[360] Lee found himself in the role of interlocutor. Even more important, it was his task to ensure that the operational people and the scientists understood each other's needs and limitations. Lee participated in the Landing Site Staff meetings not only to translate for each group the other's goals and problems, but also to make certain that the discussions remained germane to the issues at hand. When they did not, he turned disciplinarian, "trying to get people back where they belonged."
After Lee looked over the photographs of the Martian surface sent back from the two landers, he concluded that if the flight team had seen the sites that clearly before the landings, it would not have certified them as safe. The team had sought zones that were 99 percent "landable," and to Lee the sites they had chosen now appeared to be hazardous at best. "But the thing that we don't know is how much worse the areas may have been that we rejected." Without the rigorous search-certification operation, they would have had no hope of a successful landing. Lee and Martin agreed that a third Viking landing using the same certification tools would have no guarantee of touching down safely. Before another craft was sent to Mars, Lee hoped they would have a better understanding of radar and infrared thermal mapping. He also had hopes that the low-altitude photography planned for the extended Viking mission, with periapsides as low as 300 kilometers, would give them a totally new look at the surface. including hazards of the 15- to 20-meter scale. 78
Michael H. Carr . Mike Carr also had something to say about low-level photography. Commenting on the gap between the 100-meter-resolution orbiter imaging photographs and the lander photographs, the leader of the orbiter imaging team said:
We've got to bring the orbiter down in the extended mission to 200,300, 400 kilometers and use the scan platform for image [motion] compensation. [We must] squeeze the maximum resolution we can out of the orbiter cameras over significant areas, so that we're getting data at a much liner scale in anticipation of the next [mission]....There will only be one next one-a rover. We just can't afford to have it crash.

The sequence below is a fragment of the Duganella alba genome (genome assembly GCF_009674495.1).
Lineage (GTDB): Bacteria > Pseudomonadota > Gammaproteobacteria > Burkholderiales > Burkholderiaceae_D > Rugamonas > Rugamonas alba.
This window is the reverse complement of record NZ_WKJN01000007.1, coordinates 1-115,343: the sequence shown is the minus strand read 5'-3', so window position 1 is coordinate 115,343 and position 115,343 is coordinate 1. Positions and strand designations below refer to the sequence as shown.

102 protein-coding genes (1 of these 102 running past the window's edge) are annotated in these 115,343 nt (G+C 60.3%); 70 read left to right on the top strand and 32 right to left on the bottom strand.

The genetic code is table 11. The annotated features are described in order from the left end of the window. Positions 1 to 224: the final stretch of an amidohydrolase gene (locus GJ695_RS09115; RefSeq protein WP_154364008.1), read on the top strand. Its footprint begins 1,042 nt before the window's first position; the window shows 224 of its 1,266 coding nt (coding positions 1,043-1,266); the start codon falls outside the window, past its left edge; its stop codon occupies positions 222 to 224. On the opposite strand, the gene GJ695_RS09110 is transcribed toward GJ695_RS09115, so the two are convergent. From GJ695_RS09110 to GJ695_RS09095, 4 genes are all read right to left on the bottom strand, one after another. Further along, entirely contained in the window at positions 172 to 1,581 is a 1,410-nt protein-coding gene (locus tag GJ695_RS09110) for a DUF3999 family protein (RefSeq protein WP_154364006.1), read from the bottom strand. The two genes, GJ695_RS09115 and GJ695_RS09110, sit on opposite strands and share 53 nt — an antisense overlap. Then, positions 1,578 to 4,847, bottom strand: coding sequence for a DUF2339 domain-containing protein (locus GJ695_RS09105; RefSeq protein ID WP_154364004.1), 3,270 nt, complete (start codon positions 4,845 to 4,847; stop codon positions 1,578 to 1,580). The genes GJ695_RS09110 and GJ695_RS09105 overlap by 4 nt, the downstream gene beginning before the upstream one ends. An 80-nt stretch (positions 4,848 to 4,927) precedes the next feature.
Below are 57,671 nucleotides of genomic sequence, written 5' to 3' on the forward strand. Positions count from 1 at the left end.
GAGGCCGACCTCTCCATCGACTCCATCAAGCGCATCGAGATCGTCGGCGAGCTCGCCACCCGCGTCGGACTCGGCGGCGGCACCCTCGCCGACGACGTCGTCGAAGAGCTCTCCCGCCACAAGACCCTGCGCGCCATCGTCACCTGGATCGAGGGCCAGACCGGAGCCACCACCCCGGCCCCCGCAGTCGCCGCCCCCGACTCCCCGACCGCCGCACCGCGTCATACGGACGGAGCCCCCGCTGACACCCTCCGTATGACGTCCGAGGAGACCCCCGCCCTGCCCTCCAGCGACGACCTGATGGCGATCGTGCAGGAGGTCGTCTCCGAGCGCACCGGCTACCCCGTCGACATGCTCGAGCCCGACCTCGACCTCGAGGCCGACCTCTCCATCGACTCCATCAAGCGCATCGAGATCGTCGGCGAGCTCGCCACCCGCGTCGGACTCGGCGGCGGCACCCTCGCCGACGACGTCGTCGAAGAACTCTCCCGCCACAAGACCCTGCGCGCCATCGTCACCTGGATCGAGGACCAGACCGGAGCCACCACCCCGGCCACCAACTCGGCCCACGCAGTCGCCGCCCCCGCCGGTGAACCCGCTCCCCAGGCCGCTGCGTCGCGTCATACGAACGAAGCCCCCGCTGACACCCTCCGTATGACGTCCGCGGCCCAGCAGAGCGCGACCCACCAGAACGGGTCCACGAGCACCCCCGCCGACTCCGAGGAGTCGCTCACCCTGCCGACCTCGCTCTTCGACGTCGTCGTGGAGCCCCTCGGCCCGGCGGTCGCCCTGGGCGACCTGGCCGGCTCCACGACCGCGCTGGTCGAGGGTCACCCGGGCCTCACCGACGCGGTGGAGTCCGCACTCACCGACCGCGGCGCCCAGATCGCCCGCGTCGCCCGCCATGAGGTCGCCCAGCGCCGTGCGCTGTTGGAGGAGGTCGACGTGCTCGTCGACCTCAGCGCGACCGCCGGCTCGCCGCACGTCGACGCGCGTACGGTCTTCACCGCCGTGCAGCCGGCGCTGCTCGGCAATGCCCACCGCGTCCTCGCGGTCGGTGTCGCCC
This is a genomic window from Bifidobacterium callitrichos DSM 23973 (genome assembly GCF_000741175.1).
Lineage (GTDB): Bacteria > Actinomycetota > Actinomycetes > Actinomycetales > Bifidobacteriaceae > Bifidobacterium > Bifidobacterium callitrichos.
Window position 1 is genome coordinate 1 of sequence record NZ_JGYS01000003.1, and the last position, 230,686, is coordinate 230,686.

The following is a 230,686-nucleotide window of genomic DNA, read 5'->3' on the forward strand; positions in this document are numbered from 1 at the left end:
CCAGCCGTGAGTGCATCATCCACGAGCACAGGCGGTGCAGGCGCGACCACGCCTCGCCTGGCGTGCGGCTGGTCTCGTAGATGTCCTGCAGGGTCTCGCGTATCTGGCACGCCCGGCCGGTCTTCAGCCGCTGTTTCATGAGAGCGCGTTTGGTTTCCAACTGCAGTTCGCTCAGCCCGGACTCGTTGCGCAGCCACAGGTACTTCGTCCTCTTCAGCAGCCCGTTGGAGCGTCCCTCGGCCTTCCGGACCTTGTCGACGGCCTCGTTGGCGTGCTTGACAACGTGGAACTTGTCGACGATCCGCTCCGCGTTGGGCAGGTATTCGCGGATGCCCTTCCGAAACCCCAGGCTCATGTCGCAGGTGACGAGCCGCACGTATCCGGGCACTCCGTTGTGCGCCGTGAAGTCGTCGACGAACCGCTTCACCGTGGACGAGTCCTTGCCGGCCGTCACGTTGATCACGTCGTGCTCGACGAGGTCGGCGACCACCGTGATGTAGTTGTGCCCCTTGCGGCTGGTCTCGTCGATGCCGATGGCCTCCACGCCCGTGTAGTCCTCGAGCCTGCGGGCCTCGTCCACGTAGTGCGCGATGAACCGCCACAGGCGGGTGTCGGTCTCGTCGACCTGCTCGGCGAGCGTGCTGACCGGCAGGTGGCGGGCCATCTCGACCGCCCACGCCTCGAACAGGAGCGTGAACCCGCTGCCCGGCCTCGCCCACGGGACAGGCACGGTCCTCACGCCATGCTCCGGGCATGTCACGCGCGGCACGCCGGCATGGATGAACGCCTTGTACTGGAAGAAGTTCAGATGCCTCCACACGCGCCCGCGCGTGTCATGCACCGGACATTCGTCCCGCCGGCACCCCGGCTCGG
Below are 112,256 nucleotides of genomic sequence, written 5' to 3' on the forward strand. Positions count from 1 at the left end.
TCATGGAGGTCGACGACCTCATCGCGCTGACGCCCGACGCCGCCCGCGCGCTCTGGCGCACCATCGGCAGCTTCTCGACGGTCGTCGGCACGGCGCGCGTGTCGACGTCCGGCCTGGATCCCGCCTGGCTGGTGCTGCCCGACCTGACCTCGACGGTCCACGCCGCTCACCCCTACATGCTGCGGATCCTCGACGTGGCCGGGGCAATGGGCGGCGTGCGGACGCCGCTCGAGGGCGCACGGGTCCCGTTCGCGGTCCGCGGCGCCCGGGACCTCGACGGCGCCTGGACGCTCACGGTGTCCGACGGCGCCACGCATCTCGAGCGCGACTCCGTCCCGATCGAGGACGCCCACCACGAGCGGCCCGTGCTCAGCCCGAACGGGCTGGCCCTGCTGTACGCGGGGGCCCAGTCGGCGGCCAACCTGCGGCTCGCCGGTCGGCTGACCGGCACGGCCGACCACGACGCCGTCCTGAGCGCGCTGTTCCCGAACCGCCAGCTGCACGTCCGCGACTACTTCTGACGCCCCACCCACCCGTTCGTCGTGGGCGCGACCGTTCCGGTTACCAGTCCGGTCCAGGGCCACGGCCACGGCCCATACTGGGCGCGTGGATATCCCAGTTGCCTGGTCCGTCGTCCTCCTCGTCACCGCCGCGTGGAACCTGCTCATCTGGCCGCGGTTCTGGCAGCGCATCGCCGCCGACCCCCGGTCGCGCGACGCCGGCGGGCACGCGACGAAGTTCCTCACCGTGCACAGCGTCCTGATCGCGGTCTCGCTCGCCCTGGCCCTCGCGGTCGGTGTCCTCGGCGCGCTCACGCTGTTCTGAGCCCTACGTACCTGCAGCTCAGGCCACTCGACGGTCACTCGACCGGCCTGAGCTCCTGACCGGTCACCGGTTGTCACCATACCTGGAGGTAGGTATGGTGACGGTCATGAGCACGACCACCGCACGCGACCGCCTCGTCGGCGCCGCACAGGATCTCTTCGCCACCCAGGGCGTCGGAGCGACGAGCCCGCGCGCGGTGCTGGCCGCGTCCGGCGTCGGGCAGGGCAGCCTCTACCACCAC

Even though cameras would be on board any future spacecraft, Carr believed that the site selection team ought to be armed with data at a scale relevant to the lander. Better photography and a clearer understanding of radar and the infrared system would make the job easier. 79 Both Carr and Masursky thought that image-motion compensation was necessary for any future low-altitude orbital photography of Mars, to prevent the images from smearing.
Harold Masursky . The leader of the landing site certification team said he would like to attach a mechanical image-motion compensator to the Viking cameras. With this device, he knew how` he would fly a third mission. The spacecraft would be inserted into low Mars orbit, to take higher resolution site certification pictures. From these low-altitude [361] images, the flight team would be able to avoid hazards of a smaller scale and select key topographical features which the lander could guide itself, using either laser or television. After a site was approved, the orbiter would obtain a higher altitude and release the lander. All the technology Masursky wanted to use was available. What they did not have was NASA's approval for a third flight-and the funds. 80
Coming down to Earth, Masursky commented on the effort made by Martin and Young to maintain the scientific integrity of the Viking missions. No matter what problems came up, the management kept reminding everyone that the primary objective was scientific investigation after a safe landing. With many critical issues facing them daily, Martin and Young never forgot the main goal. 81
Carl Sagan . As a scientist, Sagan was impressed by how "remarkably willing to listen the project manager was." If anything, Sagan had been prepared for resistance to such items as postponing the 4 July landing and taking a closer look at radar data. But Martin had kept an open mind. "It sounds like a reasonable thing for a project manager to do, but that's not always been the case in past missions." 82
Martin and Young had listened. They had not always accepted the advice given them, but considering the immense task they had faced and their success they must have made the right decisions. They had safely landed two out of two spacecraft, and luck had had very little to do with it. Martin would continue to believe that hard work and discipline were better bets than luck. The site selection-site certification process had been time consuming, tension-filled, and seldom an "exact" science, but it had worked-and worked on a planet 348 million kilometers from Earth. With two successful landings behind them, the Viking team could turn to the real reasons for its labors-the scientific examination of the Martian surface and the search for possible life forms on the Red Planet.